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Colombia - Presidential Flags

Last modified: 2014-11-22 by zoltán horváth
Keywords: colombia | president |
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image by Jaume Ollé, 27 October 2001

NOTE: The inscription on this flag currently reads only "REPUBLICA DE COLOMBIA" (see below)

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Ratio 2:3. Adopted: 9 November 1949. In use except small changes of the shield. Normally it has been used with a bordered red circle. Often in the red it has been written in gilded letters: Republica de Colombia - Presidencia (or Presidente). The executive decree that creates the flag does not mention neither the red circle, nor the inscription.
Jaume Ollé

Presently, a presidential falg also exists. It is the national flag with a white circle at the center, the circle is bordered by a red line. Inside the circle is the coat of arms. The inscription "Presidencia de la República" is on the red line. This flag is also used by other government institutions of the three branches, but they change the inscription accordingly (e.g., "Senado de la República" -senate-, "Ministerio de Defensa - defense minstry , "Corte Suprema de Justicia" -supreme court, etc...)
My source is "Banderas y Escudos del Mundo EASA", Editorial América S.A., 1986., as well as personal experience
Jaime Vengoechea, 10 April 1999

Concering 'Pavillons nationaux et marques distinctives' [pay00], Fig. 2 (naval ensign) - Note 1 says in wartime it have red border around the disk containing the Coat of Arms, Fig. 7 is presidential flag, being the national flag with red bordered white disk with Coat of Arms. Are they the same?
Željko Heimer, 9 January 2001

Not exactly (different dimension of red ring).
Armand du Payrat, 9 January 2001

The info above mention that the presidential flag often bears gold inscription "Republic of Colomba - President" (in appropriate language, of course). However, it is also said that the legislation does not prescribe the red border at all (in presidential flag). The same flag as presidential (or maybe as naval during wartime) is apparently used by various govermental offices, with appropriate inscription in red border. But, maybe that is not the state ensign described, but rather the indoors flags of those offices.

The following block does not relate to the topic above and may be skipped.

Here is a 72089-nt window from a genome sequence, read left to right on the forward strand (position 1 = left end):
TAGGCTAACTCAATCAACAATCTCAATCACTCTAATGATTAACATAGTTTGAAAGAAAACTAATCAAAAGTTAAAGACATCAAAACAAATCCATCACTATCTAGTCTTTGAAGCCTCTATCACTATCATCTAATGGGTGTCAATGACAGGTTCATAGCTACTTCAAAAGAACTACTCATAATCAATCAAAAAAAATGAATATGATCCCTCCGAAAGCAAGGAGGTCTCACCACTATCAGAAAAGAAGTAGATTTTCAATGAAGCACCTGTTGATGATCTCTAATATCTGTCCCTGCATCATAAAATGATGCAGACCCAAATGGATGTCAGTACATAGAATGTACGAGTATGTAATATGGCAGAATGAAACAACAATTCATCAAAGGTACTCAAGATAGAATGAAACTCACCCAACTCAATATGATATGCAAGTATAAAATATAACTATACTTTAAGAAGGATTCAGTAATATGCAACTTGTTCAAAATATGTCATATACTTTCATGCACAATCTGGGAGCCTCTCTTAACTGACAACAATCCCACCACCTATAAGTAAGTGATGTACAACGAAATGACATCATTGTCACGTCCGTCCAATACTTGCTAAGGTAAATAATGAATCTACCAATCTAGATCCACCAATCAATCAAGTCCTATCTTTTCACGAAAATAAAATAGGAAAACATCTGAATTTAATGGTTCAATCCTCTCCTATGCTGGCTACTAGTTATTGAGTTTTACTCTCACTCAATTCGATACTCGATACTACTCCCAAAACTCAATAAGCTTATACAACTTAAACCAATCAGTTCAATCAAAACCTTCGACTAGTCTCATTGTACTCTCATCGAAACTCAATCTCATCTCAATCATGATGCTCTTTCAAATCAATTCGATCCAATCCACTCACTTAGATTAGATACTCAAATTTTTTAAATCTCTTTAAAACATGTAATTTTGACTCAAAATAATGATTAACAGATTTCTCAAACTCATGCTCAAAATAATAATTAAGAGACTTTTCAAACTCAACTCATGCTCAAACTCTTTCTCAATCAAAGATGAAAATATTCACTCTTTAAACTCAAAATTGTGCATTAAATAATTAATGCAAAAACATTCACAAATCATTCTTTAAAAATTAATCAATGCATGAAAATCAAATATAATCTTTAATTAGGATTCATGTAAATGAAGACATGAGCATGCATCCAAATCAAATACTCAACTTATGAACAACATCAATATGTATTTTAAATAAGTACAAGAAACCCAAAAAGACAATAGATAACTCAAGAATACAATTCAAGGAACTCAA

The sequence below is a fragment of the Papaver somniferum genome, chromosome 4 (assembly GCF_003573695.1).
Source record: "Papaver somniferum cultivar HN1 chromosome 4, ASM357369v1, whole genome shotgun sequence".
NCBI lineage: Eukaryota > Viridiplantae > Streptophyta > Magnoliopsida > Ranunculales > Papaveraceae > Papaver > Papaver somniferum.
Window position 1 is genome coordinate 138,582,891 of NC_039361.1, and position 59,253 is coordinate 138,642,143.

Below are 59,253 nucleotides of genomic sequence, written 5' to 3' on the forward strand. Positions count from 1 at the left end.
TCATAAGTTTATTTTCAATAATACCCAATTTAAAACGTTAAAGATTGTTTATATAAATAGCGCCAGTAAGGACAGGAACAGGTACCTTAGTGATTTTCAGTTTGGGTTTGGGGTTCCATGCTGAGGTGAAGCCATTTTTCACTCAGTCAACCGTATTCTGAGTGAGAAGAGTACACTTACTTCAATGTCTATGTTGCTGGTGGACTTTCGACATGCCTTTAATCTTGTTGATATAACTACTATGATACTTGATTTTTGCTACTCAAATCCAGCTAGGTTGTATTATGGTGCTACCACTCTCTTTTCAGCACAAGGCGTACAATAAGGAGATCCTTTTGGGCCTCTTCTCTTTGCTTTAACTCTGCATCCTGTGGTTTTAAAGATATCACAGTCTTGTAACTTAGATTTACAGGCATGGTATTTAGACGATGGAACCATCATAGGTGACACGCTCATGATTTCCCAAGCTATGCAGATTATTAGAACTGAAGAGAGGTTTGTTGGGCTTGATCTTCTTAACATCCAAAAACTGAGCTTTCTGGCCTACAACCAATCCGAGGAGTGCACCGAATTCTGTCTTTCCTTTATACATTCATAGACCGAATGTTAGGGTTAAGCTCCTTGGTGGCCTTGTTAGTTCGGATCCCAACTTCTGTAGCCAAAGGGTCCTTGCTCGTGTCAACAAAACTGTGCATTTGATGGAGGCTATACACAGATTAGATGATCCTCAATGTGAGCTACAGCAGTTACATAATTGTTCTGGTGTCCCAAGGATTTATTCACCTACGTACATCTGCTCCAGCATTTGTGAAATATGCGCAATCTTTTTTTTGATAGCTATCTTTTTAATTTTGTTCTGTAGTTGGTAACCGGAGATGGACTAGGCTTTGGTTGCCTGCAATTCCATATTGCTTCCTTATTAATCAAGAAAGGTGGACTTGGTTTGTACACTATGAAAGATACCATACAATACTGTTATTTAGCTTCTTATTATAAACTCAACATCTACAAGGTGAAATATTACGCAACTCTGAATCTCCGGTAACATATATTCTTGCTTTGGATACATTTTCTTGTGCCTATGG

Željko Heimer, 12 January 2001

On presidential flag the red ring is smaller in diameter then the naval ensign and not reaching (or just touching, depending on source) the red stripe.
Željko Heimer, 17 May 2001

At [pay00] - President of the Republic (2:3) - National flag with the Coat of Arms on white disk surrounded with a red ring. This might include golden inscription (as it seems from some images on <> that the version without inscription in used (sometimes?) for table flags and similar). Though, what's exactly inscribed in the ring is not quite clear, and the reports above are two- (or even three) fold. It may be that the exact wording is not prescribed and maybe it depends on the manufacturer. On top there are the uninscribed version and one with inscription according to my interpretation (based on one of the possibilities reported above).
Željko Heimer, 20 May 2001

In the Presidencial Flag the inscription REPUBLICA DE COLOMBIA and the inferior part of the circle LIBERTAD Y ORDEN.
Felipe Carrillo, 16 November 2002

The flag with red ring (no inscription) appear at Fachinger Collection - Plate 6 as: "Colombia".
Jaume Ollé, 12 June 2004

Here is a photo of the Colombian elected President Álvaro Uribe Vélez when he took office, on August 7th, 2002 (His term is due on 2006) with the presidential flag and presidential sash.
E. R., 22 March 2005

There is a photo of a flag at today's NY Times after the rescue of the FARC hostages. It contrasts with what we have in that the seal extends only halfway into the blue stripe. The inscription on this flag reads simply "REPUBLICA DE COLOMBIA".
Albert S. Kirsch, 4 July 2008